This time though, I know where the problem originated - the final proofing step - and can remedy that next time by using parchment paper to rise them on and not need to move them off anything. Perhaps put them under an inverted plastic tub instead of laying a cloth on top so there's plenty of room for them to increase without contacting anything.

The crumb is a lot less dense than the previous loaf, the crust is decidedly less thick and chewy.

There you go, attempt #2 and not exactly awesome. We'll see what round three does.

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Paul

Marni's picture
Marni

I've been following your starter adventures, what happened to Audrey? I also used Sourdolady's formula after a failed starter attempt.  It worked right away.  I'm sure you'll get a great bread soon, although I have tried about four different recipes and have yet to find one I'm going to stick with.(They've all been tasty enough, just not THE ONE.)  That's okay with me though because I'm enjoying the adventure of finding it.  For now we can just be thrilled watching that starter go crazy with each feeding. 

Marni

Yumarama's picture
Yumarama

Audrey went to sourdough heaven (the recycle bin) along with the other 37 different attempts at starting a starter once this one beat the others to the finish line a couple of times.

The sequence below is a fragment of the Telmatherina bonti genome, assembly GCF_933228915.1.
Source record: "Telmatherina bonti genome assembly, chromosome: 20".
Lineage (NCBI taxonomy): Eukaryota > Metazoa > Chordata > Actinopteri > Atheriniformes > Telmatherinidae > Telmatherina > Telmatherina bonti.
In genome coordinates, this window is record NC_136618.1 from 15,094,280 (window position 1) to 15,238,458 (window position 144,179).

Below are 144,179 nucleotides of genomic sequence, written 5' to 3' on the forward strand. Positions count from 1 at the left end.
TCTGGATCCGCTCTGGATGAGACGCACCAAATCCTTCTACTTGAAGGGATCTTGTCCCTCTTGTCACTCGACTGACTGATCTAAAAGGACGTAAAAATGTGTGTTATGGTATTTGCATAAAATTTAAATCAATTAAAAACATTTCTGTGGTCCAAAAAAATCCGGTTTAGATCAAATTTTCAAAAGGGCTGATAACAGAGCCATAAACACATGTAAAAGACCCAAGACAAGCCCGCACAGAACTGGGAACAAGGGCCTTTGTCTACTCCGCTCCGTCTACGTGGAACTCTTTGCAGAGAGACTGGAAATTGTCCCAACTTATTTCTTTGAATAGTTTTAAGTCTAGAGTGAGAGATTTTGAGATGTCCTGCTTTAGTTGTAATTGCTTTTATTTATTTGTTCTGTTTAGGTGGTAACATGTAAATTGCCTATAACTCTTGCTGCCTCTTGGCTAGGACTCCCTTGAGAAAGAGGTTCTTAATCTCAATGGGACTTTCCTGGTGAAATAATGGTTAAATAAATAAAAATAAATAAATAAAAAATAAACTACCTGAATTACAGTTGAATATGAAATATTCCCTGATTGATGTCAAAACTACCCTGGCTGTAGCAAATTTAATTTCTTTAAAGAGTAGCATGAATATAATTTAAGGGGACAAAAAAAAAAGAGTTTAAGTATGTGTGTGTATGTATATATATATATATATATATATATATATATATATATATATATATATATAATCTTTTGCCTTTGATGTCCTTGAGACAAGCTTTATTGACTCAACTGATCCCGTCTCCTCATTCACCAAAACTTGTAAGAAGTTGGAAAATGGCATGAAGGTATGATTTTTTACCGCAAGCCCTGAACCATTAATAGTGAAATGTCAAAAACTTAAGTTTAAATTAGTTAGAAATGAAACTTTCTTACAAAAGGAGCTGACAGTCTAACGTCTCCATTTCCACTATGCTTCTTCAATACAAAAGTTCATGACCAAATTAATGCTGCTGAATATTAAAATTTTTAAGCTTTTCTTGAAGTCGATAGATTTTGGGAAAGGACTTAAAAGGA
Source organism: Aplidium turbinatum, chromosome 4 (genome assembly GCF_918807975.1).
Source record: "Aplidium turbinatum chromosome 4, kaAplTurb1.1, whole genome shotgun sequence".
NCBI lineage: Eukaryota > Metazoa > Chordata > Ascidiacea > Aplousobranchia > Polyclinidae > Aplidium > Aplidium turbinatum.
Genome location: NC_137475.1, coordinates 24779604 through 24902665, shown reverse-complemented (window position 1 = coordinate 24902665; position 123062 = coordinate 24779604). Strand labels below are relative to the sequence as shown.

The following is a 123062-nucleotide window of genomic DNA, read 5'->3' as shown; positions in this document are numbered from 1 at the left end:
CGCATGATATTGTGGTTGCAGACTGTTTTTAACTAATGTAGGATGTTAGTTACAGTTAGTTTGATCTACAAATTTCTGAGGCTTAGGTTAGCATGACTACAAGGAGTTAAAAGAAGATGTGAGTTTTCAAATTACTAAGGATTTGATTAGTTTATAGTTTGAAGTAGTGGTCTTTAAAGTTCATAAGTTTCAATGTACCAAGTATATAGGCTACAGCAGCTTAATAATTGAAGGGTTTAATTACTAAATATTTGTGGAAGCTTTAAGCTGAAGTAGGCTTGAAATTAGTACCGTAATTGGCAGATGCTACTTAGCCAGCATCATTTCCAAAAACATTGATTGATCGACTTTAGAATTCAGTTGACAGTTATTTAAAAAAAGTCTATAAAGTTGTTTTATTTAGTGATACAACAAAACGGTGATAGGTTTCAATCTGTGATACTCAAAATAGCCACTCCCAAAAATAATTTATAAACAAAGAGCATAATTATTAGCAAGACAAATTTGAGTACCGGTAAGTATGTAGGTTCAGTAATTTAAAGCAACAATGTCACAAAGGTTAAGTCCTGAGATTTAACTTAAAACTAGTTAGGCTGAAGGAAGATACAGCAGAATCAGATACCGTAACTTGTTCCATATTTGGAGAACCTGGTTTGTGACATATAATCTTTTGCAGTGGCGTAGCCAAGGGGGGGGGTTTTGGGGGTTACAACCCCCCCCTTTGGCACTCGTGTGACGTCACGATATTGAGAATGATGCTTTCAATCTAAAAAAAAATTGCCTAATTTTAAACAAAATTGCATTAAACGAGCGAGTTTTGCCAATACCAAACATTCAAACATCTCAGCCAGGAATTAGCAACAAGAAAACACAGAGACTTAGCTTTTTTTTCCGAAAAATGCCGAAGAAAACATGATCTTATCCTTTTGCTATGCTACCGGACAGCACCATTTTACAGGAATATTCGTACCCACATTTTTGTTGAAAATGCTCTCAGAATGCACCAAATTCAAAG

We shall remember her fondly.

But after all the other attempts and getting incredibly frustrated at the process (Dag nabbit, it's just flour and water, fer pete's sake!! How can you mess that up so consistently?!?) I was amazed to see it bloom quite vibrantly at the end of day three, last day of the OJ and rye, then go full blast on it's first normal water and UAP feed. It was SOOO nice to finally see I wasn't actually cursed or something!

What was "different" I have no idea. Same flour, same water, same kitchen, same temps... but this one took where all the others failed completely. This will remain a mystery I don't really care to explore as it was so annoying. And I was getting the evil eye over having taken up a corner of the kitchen for this three-month failure. Ha. Soon I'll have REAL BREAD!

I had already made a couple batches of Floyd's Rustic Bread so I was at least getting some of the basic dough handling/folding tricks down in the meantime.

Mike's SFsd loaves have another 5 hours of rise to go. And in the meantime, I've got some English Muffins rising as well, they have 27 more minutes before they hit the griddle.

Can't wait!

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Paul

Mini Oven's picture
Mini Oven

if it goes flat for a few days.  I really thought Audrey and her kids were going places but.... have they really been turned into pancakes?   Nothing left?  for maybe another experiment?